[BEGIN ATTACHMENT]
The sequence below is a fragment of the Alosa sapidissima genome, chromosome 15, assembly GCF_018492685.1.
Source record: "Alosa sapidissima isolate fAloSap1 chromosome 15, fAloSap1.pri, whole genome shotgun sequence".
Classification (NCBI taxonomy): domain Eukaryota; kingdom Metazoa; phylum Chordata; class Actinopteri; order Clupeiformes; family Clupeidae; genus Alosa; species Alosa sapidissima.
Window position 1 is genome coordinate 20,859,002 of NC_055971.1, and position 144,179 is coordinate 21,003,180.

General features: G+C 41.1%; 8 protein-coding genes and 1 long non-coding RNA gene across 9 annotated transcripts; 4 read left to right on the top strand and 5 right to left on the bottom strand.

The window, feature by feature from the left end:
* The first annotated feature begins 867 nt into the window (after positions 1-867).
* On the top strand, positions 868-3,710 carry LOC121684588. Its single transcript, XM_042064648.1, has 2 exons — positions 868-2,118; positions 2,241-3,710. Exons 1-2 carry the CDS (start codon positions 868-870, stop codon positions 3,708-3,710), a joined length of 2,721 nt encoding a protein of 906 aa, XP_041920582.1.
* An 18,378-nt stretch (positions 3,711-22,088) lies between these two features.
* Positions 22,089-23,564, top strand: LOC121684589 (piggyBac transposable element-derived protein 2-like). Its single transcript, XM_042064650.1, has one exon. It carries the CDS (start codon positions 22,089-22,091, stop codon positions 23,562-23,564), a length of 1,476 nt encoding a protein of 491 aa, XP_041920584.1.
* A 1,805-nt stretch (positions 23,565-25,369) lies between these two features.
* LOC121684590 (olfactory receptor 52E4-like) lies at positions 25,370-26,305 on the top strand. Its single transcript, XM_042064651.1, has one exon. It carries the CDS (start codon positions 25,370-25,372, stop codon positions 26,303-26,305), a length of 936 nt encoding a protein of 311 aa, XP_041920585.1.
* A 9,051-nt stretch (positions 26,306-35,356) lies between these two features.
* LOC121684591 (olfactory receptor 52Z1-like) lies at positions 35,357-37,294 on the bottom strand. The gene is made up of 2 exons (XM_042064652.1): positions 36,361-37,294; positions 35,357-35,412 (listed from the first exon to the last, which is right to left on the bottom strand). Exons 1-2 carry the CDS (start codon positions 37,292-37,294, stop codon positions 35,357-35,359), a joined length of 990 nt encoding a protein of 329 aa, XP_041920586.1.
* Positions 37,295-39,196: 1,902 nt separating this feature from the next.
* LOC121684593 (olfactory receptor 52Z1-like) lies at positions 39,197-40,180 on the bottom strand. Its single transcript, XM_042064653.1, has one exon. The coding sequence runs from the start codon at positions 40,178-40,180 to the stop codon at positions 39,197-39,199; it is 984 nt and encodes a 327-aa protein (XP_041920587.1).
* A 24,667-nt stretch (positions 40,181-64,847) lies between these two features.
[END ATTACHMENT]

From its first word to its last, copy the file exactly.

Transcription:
The sequence below is a fragment of the Alosa sapidissima genome, chromosome 15, assembly GCF_018492685.1.
Source record: "Alosa sapidissima isolate fAloSap1 chromosome 15, fAloSap1.pri, whole genome shotgun sequence".
Classification (NCBI taxonomy): domain Eukaryota; kingdom Metazoa; phylum Chordata; class Actinopteri; order Clupeiformes; family Clupeidae; genus Alosa; species Alosa sapidissima.
Window position 1 is genome coordinate 20,859,002 of NC_055971.1, and position 144,179 is coordinate 21,003,180.

General features: G+C 41.1%; 8 protein-coding genes and 1 long non-coding RNA gene across 9 annotated transcripts; 4 read left to right on the top strand and 5 right to left on the bottom strand.

The window, feature by feature from the left end:
* The first annotated feature begins 867 nt into the window (after positions 1-867).
* On the top strand, positions 868-3,710 carry LOC121684588. Its single transcript, XM_042064648.1, has 2 exons — positions 868-2,118; positions 2,241-3,710. Exons 1-2 carry the CDS (start codon positions 868-870, stop codon positions 3,708-3,710), a joined length of 2,721 nt encoding a protein of 906 aa, XP_041920582.1.
* An 18,378-nt stretch (positions 3,711-22,088) lies between these two features.
* Positions 22,089-23,564, top strand: LOC121684589 (piggyBac transposable element-derived protein 2-like). Its single transcript, XM_042064650.1, has one exon. It carries the CDS (start codon positions 22,089-22,091, stop codon positions 23,562-23,564), a length of 1,476 nt encoding a protein of 491 aa, XP_041920584.1.
* A 1,805-nt stretch (positions 23,565-25,369) lies between these two features.
* LOC121684590 (olfactory receptor 52E4-like) lies at positions 25,370-26,305 on the top strand. Its single transcript, XM_042064651.1, has one exon. It carries the CDS (start codon positions 25,370-25,372, stop codon positions 26,303-26,305), a length of 936 nt encoding a protein of 311 aa, XP_041920585.1.
* A 9,051-nt stretch (positions 26,306-35,356) lies between these two features.
* LOC121684591 (olfactory receptor 52Z1-like) lies at positions 35,357-37,294 on the bottom strand. The gene is made up of 2 exons (XM_042064652.1): positions 36,361-37,294; positions 35,357-35,412 (listed from the first exon to the last, which is right to left on the bottom strand). Exons 1-2 carry the CDS (start codon positions 37,292-37,294, stop codon positions 35,357-35,359), a joined length of 990 nt encoding a protein of 329 aa, XP_041920586.1.
* Positions 37,295-39,196: 1,902 nt separating this feature from the next.
* LOC121684593 (olfactory receptor 52Z1-like) lies at positions 39,197-40,180 on the bottom strand. Its single transcript, XM_042064653.1, has one exon. The coding sequence runs from the start codon at positions 40,178-40,180 to the stop codon at positions 39,197-39,199; it is 984 nt and encodes a 327-aa protein (XP_041920587.1).
* A 24,667-nt stretch (positions 40,181-64,847) lies between these two features.